Step-by-step solutions to problems presented in textual, graphical, or video format. Worked examples sometimes provide explanations of each step and sometimes withhold them so as to encourage student self-explanation.
An worked example is a problem plus the steps leading up to its solution. For instance, if the problem is "Solve 12+2*x=15 for x" then one worked example is:
In order to solve 12+2*x=15 for x, we write
- 2*x = 15-12
- 2*x = 3
- x = 3/2
- x = 1.5
There are 4 steps in this solution.
A large body of literature, much due to John Sweller and his cognitive load theory, has investigated the benefits of interleaving worked examples with problem-solving practice. Such interleaving seems to provide a good balance of assistance between assistance-giving examples and assistance-withholding problems.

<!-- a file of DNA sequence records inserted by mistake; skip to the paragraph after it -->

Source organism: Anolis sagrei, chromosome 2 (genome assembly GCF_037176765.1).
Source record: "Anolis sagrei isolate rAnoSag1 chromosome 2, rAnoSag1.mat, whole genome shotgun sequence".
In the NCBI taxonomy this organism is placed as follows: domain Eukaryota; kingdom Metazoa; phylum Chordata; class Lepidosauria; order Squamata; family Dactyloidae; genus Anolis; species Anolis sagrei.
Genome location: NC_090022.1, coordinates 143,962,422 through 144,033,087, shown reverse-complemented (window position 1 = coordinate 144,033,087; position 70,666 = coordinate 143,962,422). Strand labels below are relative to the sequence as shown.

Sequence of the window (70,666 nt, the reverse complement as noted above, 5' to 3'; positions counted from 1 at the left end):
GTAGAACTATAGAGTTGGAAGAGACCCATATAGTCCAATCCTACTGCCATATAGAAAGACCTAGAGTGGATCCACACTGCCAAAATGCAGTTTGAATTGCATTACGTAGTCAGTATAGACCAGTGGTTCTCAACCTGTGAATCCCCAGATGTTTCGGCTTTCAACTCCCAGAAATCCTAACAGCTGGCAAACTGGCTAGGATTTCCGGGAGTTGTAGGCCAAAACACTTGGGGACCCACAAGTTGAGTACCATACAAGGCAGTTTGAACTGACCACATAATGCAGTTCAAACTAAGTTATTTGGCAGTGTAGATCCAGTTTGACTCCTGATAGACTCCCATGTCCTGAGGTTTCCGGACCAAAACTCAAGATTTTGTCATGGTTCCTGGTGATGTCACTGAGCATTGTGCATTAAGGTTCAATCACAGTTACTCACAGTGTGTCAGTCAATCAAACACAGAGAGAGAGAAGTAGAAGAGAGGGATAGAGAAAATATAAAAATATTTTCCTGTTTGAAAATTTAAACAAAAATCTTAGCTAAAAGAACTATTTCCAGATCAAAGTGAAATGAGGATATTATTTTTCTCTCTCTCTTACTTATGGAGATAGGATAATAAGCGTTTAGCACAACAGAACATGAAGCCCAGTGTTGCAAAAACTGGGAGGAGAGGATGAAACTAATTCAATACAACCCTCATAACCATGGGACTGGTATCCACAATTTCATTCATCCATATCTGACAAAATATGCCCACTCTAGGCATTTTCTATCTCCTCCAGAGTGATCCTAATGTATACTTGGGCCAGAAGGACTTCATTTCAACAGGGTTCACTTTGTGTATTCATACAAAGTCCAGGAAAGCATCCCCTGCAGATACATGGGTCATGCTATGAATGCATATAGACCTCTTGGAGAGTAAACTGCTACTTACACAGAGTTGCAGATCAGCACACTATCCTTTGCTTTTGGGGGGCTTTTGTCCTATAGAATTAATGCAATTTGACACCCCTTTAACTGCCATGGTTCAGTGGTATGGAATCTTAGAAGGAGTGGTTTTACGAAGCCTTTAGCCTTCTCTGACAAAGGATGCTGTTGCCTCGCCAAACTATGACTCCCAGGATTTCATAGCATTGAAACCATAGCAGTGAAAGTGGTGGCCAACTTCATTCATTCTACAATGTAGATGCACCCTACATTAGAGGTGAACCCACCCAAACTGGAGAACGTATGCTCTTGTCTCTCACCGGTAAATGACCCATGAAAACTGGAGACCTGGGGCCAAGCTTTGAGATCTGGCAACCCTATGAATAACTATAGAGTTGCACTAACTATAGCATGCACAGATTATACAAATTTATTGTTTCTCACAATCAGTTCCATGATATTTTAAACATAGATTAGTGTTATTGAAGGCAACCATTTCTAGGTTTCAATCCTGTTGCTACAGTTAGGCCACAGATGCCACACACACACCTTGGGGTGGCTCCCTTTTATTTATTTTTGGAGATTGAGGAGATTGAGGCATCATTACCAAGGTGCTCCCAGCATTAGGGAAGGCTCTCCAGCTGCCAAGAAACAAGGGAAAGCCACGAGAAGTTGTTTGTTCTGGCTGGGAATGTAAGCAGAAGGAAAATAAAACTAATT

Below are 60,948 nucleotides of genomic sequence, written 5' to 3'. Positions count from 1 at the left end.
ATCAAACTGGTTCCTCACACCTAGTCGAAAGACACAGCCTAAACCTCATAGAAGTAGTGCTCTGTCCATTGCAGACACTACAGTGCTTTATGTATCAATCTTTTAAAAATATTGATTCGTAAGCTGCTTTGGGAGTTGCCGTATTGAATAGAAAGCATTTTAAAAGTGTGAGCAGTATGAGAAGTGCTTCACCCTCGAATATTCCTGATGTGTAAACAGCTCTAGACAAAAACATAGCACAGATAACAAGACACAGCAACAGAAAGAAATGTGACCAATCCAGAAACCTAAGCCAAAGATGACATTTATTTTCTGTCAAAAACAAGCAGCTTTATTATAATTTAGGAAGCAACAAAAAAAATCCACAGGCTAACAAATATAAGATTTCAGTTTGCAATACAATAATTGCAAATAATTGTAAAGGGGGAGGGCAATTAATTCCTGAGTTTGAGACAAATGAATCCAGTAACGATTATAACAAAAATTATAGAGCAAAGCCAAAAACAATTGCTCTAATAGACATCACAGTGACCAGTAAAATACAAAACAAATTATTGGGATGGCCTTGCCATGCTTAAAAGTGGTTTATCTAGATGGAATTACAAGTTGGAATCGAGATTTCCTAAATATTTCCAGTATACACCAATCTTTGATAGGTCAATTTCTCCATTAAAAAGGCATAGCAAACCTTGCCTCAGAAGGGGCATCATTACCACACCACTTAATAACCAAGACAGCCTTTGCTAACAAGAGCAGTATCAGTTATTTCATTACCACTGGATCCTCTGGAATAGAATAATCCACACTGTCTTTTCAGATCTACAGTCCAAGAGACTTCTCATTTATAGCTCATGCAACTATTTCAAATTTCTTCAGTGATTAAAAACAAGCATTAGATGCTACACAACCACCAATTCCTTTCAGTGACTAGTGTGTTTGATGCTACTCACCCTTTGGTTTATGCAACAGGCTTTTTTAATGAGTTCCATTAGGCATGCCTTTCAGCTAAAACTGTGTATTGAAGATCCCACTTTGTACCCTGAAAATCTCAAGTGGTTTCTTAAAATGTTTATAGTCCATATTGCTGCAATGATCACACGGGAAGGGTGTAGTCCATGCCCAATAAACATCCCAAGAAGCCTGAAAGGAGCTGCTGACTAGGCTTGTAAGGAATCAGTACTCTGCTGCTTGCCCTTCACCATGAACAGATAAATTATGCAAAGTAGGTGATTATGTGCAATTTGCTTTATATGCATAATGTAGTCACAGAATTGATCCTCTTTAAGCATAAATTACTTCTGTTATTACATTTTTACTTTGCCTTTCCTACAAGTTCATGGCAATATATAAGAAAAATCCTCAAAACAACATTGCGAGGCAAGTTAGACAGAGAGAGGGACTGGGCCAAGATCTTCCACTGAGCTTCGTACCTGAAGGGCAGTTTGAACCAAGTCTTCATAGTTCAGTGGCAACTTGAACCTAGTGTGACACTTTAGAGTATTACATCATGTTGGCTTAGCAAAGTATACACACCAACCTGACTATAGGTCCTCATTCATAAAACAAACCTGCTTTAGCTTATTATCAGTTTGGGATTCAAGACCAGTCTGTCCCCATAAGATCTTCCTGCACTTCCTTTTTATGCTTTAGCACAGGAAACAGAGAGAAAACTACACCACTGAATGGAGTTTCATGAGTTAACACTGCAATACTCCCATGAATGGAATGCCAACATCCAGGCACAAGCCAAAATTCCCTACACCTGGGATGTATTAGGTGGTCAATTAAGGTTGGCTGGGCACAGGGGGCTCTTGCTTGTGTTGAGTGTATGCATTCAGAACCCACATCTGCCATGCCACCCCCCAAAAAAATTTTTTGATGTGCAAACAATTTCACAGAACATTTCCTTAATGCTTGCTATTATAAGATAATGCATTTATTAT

For illustrative studies see the Renkl et al. study of faded worked-out examples in geometry and the McLaren et al. study of interleaved worked examples in Chemistry. A number of other studies involving manipulations in the distribution of, presentation of, or supporting instruction around worked examples can be found in the Coordinative Learning and Interactive Communication clusters.